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Untold Stories: The Black History of the White House

Lusane's book, "The Black History of the White House," was released in December 2010.

You might not know her name, but if you’ve browsed the First Ladies Gallery at the Smithsonian National Museum of American History, you’re familiar with Elizabeth Keckly’s work.

A former slave turned successful seamstress, Keckly sewed stunning gowns for some of Washington’s most famous wives—most notably, Mary Todd Lincoln. Named Mrs. Lincoln’s personal dressmaker in 1861, “Lizzy” was more than the first lady’s stylist, she was her closest confidante and constant companion after President Abraham Lincoln’s assassination in April 1865.

Keckly, who also designed dresses for the wives of Jefferson Davis and Robert E. Lee, created Mrs. Lincoln’s inaugural gown among many others. (The first lady was known for her extravagant spending and spectacular wardrobe.) Keckly wrote about her time with the first family in Behind the Scenes or Thirty Years a Slave and Four Years in the White House, an intimate and insightful work that permanently strained her relationship with Mrs. Lincoln, who felt betrayed by its publication.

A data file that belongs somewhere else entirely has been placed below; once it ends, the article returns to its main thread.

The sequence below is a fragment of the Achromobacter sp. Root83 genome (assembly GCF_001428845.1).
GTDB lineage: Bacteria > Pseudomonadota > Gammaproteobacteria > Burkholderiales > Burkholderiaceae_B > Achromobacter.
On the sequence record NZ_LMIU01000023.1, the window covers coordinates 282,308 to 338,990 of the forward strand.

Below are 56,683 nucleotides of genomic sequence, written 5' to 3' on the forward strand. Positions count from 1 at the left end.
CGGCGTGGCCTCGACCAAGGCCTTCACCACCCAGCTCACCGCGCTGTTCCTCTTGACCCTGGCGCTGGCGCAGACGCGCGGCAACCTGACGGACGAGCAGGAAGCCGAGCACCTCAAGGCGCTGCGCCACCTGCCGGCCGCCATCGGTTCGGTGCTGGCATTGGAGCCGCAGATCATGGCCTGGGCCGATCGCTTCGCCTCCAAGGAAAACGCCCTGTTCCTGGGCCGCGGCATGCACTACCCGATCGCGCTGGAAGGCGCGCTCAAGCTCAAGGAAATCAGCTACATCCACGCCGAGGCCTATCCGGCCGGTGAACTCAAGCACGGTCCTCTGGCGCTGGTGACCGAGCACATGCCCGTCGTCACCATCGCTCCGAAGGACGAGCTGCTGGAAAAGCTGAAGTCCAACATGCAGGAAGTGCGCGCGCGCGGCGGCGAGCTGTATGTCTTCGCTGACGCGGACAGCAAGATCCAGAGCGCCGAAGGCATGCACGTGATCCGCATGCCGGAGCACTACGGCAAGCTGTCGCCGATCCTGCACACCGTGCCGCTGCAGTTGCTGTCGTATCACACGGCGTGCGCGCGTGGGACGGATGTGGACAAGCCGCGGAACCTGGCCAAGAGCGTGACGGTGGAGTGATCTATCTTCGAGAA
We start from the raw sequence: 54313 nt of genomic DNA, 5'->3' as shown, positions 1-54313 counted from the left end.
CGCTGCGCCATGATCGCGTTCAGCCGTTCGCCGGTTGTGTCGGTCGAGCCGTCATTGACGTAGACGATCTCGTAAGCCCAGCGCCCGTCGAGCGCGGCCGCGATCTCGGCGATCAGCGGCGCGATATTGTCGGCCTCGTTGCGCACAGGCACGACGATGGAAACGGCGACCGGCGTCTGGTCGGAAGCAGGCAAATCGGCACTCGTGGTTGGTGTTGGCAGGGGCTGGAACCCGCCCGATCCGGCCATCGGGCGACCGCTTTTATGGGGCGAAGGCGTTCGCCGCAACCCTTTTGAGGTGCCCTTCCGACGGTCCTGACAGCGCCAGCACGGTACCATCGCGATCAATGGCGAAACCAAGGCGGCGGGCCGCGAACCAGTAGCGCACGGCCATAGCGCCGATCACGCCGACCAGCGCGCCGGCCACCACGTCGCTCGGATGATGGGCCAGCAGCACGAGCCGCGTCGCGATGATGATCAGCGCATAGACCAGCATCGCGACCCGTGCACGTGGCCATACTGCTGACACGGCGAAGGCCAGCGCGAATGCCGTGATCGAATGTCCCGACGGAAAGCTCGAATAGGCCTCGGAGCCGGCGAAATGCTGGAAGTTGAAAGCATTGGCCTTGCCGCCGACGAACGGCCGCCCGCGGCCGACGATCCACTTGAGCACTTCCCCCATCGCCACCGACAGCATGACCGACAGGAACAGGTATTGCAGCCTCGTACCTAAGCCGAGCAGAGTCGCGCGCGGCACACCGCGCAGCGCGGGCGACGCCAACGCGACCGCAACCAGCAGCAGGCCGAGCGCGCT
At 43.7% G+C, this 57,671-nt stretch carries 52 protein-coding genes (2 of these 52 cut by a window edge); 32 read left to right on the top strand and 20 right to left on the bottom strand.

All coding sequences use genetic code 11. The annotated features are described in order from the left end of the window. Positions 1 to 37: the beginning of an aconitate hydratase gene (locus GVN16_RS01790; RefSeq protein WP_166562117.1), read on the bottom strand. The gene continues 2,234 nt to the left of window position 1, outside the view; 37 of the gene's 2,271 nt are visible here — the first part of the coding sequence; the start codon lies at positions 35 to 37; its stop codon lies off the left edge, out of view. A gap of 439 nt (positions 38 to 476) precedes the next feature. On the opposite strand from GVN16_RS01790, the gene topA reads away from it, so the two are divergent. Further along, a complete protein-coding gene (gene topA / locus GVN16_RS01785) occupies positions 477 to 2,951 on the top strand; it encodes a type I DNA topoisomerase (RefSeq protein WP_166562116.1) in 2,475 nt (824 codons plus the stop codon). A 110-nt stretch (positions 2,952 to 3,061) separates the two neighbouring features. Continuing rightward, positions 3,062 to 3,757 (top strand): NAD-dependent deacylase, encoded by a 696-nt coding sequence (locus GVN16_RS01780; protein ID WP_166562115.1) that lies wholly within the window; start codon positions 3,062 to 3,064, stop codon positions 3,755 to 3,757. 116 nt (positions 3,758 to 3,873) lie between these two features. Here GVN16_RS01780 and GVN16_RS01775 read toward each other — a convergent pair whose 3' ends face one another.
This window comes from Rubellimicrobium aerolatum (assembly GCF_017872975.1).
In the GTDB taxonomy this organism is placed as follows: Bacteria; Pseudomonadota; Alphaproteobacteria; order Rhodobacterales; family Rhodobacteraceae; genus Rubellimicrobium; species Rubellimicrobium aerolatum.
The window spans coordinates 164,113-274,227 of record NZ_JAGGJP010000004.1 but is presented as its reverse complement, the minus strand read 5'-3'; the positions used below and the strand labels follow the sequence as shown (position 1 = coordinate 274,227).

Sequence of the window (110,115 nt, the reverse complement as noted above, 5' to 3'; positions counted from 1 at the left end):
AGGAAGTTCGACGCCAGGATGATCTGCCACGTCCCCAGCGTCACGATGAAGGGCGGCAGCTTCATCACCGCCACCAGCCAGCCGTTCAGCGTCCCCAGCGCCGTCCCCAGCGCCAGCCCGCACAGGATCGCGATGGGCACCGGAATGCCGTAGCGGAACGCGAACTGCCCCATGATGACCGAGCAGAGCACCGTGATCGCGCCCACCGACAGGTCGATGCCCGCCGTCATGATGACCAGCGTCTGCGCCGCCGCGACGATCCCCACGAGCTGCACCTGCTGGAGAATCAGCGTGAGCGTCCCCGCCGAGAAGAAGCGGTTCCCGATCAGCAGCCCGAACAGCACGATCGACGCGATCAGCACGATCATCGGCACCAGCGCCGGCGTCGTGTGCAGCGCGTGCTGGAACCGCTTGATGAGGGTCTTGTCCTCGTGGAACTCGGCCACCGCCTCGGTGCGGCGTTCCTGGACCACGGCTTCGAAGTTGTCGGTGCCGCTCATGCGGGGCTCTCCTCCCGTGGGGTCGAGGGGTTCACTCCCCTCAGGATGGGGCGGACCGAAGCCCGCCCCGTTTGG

While the women forged what AU political scientist Clarence Lusane called “one of the most unique friendships in American politics,” Keckly’s story is all but omitted from the history books. Lusane, a professor in the School of International Service, aims to change that in his new book, The Black History of the White House.

From slaves who built the White House to servants who worked in it, Lusane gives voice to those whose stories have, until now, gone untold. Through the experiences of people like Keckly, the book traces the ways in which slavery, emancipation, racial violence, and civil rights have shaped the U.S. presidency.

“I unearthed these great narratives and felt driven to share them,” says Lusane, whose book received a glowing review in the February 18 Washington Post. “Oney Judge was a young, black woman enslaved to George Washington who escaped. Her desire for freedom was so great that she fled, knowing that Washington could and eventually would send people to find her.

“You go from that experience to the Obamas in the White House as the first family. Most people in this country don’t have a sense of that journey, because so many of those voices have been erased from history.”